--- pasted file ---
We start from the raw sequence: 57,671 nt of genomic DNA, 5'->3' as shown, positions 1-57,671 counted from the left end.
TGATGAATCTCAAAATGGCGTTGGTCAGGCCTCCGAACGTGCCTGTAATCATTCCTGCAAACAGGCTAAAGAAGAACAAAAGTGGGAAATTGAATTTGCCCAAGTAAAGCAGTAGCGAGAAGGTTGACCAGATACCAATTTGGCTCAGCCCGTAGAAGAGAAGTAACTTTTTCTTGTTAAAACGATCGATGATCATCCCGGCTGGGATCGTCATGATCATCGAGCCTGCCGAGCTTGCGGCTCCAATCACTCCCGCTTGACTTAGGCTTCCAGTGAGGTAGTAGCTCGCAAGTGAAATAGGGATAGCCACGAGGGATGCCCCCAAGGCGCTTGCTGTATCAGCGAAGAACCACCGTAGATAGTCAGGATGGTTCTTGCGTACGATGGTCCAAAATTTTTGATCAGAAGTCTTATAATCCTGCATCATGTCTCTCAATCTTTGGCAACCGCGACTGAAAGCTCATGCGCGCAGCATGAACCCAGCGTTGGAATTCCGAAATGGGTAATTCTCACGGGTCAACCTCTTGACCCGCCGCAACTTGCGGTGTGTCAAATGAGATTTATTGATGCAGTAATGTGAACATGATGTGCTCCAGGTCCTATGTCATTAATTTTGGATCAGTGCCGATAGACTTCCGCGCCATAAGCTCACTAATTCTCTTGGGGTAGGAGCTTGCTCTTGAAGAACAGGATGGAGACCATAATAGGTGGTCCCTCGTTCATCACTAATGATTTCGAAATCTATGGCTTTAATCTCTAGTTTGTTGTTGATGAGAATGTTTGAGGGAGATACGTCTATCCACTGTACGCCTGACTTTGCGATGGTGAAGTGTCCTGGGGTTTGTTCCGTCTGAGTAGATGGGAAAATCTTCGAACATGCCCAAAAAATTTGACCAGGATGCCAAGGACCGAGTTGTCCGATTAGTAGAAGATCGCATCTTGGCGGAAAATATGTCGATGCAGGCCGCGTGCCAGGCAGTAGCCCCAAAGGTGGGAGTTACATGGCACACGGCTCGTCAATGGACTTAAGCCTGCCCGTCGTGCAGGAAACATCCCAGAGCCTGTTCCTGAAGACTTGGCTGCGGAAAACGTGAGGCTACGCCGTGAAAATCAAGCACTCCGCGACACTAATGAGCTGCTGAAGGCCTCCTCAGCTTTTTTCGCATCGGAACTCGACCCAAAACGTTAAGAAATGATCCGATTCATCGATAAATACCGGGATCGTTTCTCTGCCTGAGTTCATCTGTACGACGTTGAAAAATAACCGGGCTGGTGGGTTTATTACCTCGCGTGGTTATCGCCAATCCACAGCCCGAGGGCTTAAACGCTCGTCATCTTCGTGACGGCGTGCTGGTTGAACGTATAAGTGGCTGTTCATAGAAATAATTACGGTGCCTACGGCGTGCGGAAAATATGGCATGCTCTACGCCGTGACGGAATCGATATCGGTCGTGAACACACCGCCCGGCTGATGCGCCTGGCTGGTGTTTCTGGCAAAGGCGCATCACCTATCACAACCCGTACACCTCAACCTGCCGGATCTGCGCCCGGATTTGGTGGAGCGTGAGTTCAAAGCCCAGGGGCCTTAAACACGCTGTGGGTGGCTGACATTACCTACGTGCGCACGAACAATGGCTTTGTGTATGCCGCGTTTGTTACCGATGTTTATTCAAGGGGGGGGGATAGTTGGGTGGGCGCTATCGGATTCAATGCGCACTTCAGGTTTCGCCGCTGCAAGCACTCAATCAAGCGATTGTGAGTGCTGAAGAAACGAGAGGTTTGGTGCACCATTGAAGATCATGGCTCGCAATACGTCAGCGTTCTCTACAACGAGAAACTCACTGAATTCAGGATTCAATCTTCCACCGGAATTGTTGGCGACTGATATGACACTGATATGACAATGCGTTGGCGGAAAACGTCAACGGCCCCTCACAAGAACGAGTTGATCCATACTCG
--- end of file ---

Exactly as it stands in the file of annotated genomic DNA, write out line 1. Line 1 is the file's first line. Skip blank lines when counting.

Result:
We start from the raw sequence: 57,671 nt of genomic DNA, 5'->3' as shown, positions 1-57,671 counted from the left end.